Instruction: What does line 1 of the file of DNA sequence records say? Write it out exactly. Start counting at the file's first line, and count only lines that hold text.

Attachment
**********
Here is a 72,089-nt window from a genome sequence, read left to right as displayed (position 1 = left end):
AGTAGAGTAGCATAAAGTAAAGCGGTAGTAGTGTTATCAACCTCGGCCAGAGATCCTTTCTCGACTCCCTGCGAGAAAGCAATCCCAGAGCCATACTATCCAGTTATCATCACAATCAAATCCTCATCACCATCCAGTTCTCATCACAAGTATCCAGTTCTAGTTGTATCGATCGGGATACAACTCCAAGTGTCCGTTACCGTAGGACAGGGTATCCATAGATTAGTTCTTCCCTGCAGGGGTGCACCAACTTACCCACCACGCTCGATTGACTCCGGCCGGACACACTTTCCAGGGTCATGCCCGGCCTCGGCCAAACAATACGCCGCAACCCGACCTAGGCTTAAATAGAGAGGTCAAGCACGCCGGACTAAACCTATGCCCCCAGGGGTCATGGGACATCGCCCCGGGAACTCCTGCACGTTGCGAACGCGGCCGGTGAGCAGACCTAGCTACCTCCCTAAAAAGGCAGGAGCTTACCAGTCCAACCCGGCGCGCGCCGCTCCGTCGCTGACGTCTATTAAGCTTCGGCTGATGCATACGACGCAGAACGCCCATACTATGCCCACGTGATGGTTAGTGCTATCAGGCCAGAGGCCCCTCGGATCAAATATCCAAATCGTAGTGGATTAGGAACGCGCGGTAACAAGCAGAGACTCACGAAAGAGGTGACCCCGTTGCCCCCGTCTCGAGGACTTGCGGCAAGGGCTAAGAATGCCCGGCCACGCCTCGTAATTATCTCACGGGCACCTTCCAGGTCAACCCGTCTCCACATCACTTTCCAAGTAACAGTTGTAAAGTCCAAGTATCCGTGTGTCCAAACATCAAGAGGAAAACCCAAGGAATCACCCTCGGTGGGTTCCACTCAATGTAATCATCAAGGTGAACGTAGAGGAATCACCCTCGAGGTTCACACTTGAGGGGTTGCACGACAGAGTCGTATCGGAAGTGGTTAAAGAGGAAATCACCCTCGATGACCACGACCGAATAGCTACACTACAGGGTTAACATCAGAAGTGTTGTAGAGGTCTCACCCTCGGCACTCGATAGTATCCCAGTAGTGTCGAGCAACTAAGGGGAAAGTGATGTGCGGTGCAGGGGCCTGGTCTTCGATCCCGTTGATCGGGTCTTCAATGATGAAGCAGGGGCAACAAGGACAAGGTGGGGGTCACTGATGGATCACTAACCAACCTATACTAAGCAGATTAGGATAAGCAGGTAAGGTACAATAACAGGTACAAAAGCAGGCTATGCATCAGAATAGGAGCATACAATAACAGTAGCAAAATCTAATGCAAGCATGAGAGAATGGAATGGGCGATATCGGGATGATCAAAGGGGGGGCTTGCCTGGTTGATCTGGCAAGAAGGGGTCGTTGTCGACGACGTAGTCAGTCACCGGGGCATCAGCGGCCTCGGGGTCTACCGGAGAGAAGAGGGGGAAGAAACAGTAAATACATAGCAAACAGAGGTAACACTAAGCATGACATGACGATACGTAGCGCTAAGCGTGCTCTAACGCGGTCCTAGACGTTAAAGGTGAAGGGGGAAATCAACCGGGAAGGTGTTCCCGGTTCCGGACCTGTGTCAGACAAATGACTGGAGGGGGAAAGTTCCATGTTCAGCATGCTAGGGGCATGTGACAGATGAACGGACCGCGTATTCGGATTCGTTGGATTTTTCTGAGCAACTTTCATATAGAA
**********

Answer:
Here is a 72,089-nt window from a genome sequence, read left to right as displayed (position 1 = left end):